Evaluation by J Hirst of ASE recovered a small assemblage of late post-medieval finds from the topsoil, but no archaeological features were present.
Historic building assessment by M Higgins of SCC of a 15th century Wealden hall house of four bays, including a single-bay open hall and cross entry, with a ceiling/first floor added in the 16th century. The open hall includes an internal jetty.
Evaluation by W Weller of SCAU revealed a small posthole of indeterminate date and some 20th century disturbance and formation layers associated with the recently closed A3 road. No archaeological finds or features were observed.
Evaluation by Dr C Russell of CBAS revealed a field boundary ditch that is shown from historic mapping to have been in use in 1841.
A detailed gradiometry survey by T Richardson of Stratascan was conducted over c 5.8ha of grassland. With the exception of a single cut feature that might be archaeological in origin or equally related to modern agricultural activity, the survey did not identify any anomalies of probable archaeological character. The majority of the anomalies detected were modern in origin, including ploughing, services and land drains.
Historic building assessment by M Higgins of SCC of a five-bay hardwood timber-framed and weather-boarded building of one-and-a-half storeys. Almost certainly a three-bay stable with hayloft over and flanking cart sheds with lofts and probably dating from the late 18th century. To the west is a single-storey face wing of unknown but probable 20th century date.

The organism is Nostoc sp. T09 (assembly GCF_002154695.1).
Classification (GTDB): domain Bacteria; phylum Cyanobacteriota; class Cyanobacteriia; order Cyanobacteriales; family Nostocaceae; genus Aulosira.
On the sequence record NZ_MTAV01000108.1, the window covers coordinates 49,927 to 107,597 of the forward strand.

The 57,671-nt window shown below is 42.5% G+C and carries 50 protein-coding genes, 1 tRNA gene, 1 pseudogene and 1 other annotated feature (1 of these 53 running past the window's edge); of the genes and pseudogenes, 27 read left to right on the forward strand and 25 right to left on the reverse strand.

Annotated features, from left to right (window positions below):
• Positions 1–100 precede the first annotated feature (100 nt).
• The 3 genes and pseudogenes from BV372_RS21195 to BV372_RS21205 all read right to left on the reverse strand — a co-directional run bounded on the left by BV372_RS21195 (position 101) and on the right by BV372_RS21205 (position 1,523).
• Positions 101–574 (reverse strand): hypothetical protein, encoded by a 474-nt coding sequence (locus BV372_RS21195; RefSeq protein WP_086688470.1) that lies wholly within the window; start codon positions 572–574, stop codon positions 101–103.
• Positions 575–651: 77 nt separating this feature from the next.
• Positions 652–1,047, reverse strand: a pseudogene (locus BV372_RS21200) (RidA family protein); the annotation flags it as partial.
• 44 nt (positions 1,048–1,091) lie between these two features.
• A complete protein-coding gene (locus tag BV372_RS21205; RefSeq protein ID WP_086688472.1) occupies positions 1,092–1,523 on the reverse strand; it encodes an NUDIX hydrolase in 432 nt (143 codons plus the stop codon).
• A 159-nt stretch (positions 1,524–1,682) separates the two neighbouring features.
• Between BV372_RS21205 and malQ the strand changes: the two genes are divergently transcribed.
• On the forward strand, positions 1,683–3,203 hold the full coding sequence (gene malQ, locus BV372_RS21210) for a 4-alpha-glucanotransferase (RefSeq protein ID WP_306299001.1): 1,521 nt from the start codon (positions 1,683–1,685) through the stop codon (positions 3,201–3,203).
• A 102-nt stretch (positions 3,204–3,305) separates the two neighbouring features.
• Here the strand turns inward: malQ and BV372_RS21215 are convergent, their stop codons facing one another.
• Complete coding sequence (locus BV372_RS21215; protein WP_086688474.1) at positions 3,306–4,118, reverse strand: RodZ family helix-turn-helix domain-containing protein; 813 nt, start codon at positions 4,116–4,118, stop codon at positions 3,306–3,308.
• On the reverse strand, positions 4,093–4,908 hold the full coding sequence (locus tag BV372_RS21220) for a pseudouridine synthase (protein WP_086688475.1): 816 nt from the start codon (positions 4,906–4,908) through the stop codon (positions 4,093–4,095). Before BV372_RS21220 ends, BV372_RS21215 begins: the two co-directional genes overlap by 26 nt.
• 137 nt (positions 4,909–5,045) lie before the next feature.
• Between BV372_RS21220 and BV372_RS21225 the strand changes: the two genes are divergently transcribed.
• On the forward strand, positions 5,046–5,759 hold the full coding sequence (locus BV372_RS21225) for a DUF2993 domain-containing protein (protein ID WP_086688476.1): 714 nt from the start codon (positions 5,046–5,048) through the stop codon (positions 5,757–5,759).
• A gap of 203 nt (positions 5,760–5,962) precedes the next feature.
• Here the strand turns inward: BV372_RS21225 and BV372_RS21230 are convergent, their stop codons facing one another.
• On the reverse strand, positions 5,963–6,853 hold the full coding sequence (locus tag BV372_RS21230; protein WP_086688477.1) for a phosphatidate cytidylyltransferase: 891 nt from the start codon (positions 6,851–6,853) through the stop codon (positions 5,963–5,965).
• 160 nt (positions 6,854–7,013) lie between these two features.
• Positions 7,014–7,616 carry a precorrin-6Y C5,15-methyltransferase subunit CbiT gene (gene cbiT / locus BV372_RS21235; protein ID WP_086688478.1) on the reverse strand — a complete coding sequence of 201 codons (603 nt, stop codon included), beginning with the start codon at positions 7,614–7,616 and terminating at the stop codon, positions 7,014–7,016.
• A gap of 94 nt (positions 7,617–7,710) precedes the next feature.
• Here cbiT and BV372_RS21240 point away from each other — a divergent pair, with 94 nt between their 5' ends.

Historic building assessment by M Higgins of SCC of a timber-framed open-hall house of four bays. Of a standard tripartite plan of a parlour, two-bay hall and service bay, it includes an ‘upper-end’ end-jetty, long passing braces, ground floor braces and evidence of a dais spere – a short screen, normally by a door, to prevent draughts. To this a further bay was added at the ‘lower’, downhill end. The house probably dates from the second quarter of the 1400s. The added bay is probably 17th century in date.
Historic building assessment by M Higgins of SCC. Court Farm comprises four timber-framed bays with a substantial chimney with back-to-back hearths in the second bay. There are jowls to the four inner posts around the chimney. The roof is a staggered butt purlin, butt rafter design with added face gables. The first build has been dated through dendrochronology to 1613. A further timber-framed bay, of similar construction, and a face gable were added to the west end, probably in the early/mid-17th century.
Evaluation and monitoring by R Kennedy of COT revealed a gully of probable post-medieval date but no further finds or features of archaeological interest.
Appraisal by M Higgins of SCC of a gabled, two-bay, open-hall house, one of which was open. Situated on a tight urban plot, it was constructed before 1540 with an overshot cross entry and divided service.